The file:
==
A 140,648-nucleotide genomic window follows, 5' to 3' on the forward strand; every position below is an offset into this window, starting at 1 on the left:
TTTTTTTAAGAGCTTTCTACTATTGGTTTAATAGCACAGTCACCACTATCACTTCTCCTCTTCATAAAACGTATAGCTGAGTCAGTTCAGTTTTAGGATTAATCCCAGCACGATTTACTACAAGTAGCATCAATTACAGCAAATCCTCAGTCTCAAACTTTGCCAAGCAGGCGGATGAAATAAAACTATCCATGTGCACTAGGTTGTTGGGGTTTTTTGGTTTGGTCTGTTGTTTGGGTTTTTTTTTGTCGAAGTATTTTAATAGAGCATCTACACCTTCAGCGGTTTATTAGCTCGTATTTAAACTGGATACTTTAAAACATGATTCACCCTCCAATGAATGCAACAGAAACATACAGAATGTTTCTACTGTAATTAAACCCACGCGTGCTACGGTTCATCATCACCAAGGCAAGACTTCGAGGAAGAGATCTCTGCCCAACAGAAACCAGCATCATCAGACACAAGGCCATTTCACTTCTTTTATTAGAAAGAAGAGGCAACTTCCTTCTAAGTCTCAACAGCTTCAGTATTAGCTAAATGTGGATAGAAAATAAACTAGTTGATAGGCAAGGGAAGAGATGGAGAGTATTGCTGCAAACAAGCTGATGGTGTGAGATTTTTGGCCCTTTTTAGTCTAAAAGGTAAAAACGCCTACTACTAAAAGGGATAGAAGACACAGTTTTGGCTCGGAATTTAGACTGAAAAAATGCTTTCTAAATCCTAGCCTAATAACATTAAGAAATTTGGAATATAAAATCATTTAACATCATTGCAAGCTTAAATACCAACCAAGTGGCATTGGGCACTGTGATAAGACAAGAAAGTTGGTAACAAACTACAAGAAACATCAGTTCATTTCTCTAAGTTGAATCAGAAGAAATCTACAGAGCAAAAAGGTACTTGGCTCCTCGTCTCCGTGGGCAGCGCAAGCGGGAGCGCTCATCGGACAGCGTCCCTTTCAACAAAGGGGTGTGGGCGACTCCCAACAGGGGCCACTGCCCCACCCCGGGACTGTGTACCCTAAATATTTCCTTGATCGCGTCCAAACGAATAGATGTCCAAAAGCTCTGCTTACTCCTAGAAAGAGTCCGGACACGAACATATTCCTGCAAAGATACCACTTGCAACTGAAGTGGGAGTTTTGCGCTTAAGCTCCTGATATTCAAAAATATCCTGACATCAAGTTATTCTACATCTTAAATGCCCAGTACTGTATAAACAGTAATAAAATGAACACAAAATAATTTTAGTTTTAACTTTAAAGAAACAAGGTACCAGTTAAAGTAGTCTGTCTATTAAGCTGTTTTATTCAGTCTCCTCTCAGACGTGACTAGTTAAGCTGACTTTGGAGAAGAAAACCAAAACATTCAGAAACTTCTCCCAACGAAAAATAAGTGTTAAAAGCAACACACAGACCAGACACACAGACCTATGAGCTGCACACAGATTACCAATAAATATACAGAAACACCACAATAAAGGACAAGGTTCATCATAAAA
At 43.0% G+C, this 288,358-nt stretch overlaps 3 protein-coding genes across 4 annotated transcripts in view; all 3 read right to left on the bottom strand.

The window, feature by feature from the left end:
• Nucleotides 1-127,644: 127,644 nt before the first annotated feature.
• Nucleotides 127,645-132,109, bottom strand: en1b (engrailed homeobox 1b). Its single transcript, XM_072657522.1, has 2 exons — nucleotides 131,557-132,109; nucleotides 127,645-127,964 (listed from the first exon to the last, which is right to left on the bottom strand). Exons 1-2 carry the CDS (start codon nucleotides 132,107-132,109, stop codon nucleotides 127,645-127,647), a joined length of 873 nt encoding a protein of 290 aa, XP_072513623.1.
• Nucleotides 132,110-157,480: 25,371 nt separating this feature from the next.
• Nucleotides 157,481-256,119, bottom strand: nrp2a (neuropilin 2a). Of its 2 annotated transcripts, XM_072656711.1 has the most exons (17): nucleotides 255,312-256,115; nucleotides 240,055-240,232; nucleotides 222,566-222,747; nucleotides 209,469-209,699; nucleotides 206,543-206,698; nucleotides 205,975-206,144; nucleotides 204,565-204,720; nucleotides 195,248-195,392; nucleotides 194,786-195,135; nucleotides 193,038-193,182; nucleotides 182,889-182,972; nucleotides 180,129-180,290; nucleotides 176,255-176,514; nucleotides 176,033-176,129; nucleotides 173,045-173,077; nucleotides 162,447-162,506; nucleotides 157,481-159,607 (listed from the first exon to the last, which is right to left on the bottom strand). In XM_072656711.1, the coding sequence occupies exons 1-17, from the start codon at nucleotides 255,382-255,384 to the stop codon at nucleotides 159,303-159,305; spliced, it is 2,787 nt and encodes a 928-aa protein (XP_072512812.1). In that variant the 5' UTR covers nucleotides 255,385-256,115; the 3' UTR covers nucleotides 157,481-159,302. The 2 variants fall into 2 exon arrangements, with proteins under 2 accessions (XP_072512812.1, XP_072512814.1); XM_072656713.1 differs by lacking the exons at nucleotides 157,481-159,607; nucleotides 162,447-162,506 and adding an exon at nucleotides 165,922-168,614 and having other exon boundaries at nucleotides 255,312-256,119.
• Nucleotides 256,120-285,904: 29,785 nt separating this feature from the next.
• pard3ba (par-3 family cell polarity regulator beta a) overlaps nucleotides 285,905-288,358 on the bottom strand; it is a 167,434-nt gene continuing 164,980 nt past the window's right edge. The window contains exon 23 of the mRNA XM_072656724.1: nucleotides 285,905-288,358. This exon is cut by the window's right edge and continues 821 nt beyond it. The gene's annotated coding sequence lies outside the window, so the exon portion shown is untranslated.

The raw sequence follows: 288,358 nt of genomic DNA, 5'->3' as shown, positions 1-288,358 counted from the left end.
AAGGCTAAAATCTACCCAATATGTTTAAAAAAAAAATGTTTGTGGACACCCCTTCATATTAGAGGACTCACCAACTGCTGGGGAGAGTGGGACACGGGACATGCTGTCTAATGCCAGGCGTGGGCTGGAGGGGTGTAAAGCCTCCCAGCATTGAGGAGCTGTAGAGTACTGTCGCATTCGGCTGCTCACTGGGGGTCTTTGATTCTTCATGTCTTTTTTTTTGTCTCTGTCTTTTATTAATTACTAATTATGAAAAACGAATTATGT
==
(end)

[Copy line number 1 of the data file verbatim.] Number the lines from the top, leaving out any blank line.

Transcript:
A 140,648-nucleotide genomic window follows, 5' to 3' on the forward strand; every position below is an offset into this window, starting at 1 on the left: